This is the original design for the “Occlusoscope” that was patented in 1937. It was later simplified. As was Phillips' earlier articulator designs, the purpose of the “Occlusoscope” was to record mandibular movement obtained with his “Gothic Recorder”, an extra-oral “gothic arch” tracer with a central bearing point. The central bearing point was an innovation presented by Phillips to the dental profession in 1926.
The lower member or stand of this instrument projects forward to include a cast holder and flat incisal table. The upper T-shaped member is centrally connected to the stand through a spring loaded universal ball and sliding barrel joint. The occlusal vertical dimension can be changed or a retrusive movement can be made with this device. The upper member is also supported by two vertical pins that function within lateral (condylar) units. In these units the vertical pins rest on horizontal (glenoid fossae) discs that control the vertical displacement and are guided horizontally by gothic arch-forming adjustable blades. The upper cast holder features a universal joint carriage for adjusting the position of the upper cast and a simple hinge joint allows working access to the casts. Anterior to the cast holder is an incisal pin resting on a flat incisal guide table.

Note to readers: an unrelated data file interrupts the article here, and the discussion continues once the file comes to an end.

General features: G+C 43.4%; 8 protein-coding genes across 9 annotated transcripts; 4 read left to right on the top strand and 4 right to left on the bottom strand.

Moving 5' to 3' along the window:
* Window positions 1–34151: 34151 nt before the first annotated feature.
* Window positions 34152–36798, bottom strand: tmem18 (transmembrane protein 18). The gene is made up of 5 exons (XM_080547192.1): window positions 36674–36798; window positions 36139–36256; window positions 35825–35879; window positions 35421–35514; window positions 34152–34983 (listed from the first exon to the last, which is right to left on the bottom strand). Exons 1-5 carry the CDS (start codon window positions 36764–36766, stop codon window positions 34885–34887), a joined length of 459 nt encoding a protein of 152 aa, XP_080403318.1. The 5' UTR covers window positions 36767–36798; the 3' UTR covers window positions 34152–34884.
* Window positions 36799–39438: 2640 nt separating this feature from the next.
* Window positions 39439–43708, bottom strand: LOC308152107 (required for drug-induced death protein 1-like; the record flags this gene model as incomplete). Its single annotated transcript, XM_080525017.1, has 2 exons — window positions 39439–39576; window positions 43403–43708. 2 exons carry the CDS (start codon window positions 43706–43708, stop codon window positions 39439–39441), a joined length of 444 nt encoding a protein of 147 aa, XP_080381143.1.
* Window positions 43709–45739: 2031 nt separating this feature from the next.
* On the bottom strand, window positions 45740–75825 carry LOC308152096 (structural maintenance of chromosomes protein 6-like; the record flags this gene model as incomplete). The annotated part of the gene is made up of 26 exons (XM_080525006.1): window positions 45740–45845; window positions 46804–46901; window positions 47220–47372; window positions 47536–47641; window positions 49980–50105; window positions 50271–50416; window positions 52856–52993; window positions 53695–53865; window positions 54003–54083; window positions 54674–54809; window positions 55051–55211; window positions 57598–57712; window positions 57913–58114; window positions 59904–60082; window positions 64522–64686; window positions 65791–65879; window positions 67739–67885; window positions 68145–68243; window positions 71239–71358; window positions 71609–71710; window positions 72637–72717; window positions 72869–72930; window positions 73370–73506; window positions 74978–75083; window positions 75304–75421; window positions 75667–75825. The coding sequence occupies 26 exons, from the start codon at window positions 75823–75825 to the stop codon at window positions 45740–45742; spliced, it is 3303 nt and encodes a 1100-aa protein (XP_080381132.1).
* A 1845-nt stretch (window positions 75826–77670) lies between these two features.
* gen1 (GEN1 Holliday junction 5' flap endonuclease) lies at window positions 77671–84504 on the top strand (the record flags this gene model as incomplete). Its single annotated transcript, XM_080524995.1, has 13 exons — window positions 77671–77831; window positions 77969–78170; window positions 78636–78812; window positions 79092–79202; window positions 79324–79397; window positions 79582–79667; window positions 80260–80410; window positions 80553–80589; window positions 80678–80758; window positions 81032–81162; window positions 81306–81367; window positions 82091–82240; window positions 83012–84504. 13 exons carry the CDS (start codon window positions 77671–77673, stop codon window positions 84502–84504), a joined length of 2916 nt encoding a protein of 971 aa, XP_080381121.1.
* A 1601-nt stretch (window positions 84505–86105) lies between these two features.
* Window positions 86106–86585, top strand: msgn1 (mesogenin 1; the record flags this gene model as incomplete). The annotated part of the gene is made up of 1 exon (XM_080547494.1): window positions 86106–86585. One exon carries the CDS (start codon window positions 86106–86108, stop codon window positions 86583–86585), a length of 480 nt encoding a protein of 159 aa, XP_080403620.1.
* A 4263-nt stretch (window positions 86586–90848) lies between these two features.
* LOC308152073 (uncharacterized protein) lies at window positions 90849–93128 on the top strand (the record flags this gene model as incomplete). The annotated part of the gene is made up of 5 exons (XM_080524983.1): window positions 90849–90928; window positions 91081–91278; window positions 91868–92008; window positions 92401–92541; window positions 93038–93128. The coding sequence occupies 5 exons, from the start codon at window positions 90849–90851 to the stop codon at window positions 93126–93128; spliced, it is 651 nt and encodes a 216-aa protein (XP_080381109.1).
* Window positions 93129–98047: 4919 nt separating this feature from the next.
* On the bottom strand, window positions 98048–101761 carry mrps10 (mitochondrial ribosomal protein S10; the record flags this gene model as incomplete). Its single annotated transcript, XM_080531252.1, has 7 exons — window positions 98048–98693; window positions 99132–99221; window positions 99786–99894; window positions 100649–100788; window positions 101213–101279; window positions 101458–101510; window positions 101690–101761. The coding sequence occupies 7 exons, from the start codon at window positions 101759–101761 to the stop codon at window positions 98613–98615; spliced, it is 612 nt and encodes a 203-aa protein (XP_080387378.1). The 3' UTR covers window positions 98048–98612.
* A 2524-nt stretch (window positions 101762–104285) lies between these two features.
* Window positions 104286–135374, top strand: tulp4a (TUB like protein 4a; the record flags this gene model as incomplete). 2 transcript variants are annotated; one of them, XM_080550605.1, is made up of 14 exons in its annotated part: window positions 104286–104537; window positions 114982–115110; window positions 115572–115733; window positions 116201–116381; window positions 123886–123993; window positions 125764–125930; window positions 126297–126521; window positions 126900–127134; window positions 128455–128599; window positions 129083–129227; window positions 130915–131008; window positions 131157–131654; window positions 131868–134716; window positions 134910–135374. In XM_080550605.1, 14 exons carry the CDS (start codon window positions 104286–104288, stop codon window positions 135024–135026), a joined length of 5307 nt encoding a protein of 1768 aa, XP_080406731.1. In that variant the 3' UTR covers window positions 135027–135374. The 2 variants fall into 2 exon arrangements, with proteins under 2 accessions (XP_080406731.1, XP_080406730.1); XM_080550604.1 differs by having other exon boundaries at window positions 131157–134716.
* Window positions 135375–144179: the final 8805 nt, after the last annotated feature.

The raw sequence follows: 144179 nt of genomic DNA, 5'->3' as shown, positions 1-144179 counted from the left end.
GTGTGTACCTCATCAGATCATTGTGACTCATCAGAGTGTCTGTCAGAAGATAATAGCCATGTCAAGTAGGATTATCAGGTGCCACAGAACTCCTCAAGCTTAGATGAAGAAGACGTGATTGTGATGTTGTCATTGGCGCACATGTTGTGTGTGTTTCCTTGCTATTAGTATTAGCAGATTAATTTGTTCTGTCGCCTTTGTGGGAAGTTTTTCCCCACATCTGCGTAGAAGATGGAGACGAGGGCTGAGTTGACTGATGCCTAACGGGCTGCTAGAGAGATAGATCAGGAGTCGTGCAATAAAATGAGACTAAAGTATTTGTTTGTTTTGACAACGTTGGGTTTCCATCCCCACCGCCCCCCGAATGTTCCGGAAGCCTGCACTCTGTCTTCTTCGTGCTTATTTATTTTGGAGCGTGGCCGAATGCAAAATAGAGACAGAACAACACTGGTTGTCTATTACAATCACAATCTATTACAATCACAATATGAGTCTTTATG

Phillips GP: Use of the Occlusoscope. J Am Dent Assoc 1939; 26: 1332-1340.
Dr. Edgar N. Starcke's articles in the Journal of Prosthodontics have more information on the history of articulators.